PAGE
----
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Naresh Poonia
Naresh Poonia

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A Civil/Construction Engineer’s First 100 Days of Coding.

Hello World! I am a 30-Year-Old civil/construction engineer from India, learning to code for the first time. I share my journey and learning here.

Table of Contents

The Start

I was fascinated about coding for four-five years, At times I would do some google searches to check if someone can learn to code and get a job and almost every time I would end up reading discouraging replies to similar questions on Quora.

Start GIF

Apart from my interest in coding, another reason why I used to do such google searches was not being happy with my job. I had spent some seven years at construction sites working as a Quantity Surveyor, though I liked the work, there was no work-life balance, I had to work six days a week for long hours. To make matters worse, there was no work culture. I always wanted to work in an MNC, where there would be good work-life balance and good work culture.

After seven years of doggedly working at site, I finally managed to find a role in a good MNC, I was really happy the day I got the offer letter. I told myself that all my worries were in the past and my life was sorted then.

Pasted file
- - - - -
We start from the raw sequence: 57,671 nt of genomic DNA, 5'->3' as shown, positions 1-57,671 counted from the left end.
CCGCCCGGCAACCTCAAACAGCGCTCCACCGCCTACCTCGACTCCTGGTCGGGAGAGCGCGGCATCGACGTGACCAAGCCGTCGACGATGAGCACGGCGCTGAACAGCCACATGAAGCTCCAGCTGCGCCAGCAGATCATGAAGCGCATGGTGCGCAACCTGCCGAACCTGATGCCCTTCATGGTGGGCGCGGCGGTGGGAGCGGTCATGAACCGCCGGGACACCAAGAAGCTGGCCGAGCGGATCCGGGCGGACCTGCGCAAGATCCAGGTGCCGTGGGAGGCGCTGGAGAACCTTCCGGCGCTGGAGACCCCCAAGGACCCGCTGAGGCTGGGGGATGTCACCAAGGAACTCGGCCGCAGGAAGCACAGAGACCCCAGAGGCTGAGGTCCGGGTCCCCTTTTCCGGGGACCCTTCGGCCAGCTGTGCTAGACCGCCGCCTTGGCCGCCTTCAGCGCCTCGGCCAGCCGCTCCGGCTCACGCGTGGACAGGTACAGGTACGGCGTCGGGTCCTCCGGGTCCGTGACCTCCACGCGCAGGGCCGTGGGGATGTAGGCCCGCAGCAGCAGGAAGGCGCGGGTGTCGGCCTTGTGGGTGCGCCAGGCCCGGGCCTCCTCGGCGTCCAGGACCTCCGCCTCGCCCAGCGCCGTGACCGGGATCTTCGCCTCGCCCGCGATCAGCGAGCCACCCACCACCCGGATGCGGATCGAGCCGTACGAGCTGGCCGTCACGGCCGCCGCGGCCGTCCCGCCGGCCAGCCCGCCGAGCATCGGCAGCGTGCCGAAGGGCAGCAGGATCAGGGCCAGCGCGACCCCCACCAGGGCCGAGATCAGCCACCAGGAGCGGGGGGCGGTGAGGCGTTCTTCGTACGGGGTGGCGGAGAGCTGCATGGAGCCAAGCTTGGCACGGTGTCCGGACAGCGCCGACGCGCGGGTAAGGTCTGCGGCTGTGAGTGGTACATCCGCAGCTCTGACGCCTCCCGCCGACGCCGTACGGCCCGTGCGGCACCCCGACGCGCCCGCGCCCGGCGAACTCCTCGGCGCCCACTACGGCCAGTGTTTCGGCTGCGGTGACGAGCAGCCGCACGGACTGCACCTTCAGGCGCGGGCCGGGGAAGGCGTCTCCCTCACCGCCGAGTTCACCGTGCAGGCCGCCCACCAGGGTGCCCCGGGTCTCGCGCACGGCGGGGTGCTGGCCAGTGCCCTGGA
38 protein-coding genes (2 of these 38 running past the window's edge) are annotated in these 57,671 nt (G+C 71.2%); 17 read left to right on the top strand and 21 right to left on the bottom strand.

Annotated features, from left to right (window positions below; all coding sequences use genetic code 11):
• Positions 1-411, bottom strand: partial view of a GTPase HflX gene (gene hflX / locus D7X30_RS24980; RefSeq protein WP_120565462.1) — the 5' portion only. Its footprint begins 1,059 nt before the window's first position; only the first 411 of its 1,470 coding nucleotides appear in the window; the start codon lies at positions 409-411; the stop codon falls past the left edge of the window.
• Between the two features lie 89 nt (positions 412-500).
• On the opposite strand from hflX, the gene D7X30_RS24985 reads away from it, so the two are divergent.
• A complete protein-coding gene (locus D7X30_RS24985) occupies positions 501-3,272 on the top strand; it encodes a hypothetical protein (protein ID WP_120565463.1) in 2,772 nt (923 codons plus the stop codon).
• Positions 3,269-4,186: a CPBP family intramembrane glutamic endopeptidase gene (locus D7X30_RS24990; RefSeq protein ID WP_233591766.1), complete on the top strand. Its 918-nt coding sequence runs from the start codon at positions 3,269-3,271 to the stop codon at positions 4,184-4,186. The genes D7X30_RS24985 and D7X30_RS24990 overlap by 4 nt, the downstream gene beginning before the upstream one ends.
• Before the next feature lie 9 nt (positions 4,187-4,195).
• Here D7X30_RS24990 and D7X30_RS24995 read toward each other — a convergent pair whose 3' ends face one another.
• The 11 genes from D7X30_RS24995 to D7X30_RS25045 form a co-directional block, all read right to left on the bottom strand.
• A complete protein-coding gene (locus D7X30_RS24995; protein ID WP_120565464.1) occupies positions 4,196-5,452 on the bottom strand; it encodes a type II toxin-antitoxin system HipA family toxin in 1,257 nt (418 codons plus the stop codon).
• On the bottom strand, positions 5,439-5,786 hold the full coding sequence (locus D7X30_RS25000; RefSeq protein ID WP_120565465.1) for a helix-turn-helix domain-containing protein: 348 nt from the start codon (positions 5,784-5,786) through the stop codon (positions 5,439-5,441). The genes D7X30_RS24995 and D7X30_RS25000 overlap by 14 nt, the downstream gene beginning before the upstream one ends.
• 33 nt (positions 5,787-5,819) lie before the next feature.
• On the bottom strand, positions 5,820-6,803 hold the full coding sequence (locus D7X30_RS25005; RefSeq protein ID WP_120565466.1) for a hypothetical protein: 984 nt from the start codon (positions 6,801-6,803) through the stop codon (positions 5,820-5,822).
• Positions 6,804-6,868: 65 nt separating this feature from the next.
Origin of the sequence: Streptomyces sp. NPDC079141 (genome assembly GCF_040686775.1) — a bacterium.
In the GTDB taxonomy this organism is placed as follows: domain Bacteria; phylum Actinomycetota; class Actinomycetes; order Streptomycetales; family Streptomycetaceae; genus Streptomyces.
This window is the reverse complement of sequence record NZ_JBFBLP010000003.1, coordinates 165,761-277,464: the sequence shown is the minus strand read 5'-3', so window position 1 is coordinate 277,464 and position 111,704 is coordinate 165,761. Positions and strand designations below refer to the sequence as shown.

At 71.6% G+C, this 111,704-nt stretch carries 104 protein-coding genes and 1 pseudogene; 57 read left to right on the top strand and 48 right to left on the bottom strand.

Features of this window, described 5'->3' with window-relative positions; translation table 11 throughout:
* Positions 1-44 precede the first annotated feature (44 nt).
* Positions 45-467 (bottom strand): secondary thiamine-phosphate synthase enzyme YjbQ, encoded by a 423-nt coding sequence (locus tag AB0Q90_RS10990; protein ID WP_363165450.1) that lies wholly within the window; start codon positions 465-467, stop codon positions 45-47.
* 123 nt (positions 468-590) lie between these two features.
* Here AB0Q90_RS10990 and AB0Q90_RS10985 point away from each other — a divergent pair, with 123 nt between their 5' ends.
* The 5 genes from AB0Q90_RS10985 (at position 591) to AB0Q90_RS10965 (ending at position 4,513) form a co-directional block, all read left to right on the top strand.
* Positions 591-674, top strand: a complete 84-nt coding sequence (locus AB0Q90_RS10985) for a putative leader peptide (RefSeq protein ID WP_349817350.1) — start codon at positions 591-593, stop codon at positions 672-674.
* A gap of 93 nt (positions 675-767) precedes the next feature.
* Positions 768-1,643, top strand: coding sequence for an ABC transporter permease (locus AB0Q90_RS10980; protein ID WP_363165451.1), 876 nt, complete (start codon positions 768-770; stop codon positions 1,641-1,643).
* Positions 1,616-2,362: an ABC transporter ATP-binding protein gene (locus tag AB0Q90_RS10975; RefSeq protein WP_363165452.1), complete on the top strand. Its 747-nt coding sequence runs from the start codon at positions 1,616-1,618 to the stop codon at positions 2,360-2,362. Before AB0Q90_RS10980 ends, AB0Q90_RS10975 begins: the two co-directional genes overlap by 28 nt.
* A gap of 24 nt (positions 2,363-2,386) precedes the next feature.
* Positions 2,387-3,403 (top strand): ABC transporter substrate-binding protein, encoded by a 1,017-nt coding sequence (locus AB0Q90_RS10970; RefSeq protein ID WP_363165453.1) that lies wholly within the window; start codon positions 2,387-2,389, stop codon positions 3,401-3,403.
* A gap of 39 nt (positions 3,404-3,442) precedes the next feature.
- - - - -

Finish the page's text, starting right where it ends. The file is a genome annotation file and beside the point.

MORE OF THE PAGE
After working for a few months in the organization I realized that all that glittered wasn't gold. I am not saying that the work-life balance and work culture weren't good there, in -fact, I couldn't have asked for more, the work timings were reduced to 8 hours and instead of 6 days a week, I now had 5 days a work week. There was good camaraderie between the employees, the couple of things which were missing were "quality work" & “growth”

I finally had the realization that you needed all three elements, “quality work”, “growth” and “work-life balance” to really enjoy the work. You take out any of it from the equation and it won't work. The only solution I could think of was higher studies. After a lot of research, I narrowed down to study Master’s in Construction Project Management from the U.K.

That dream was shattered though and that's what made me to start learning to coding, read the entire story here.

Was it really No Zero Day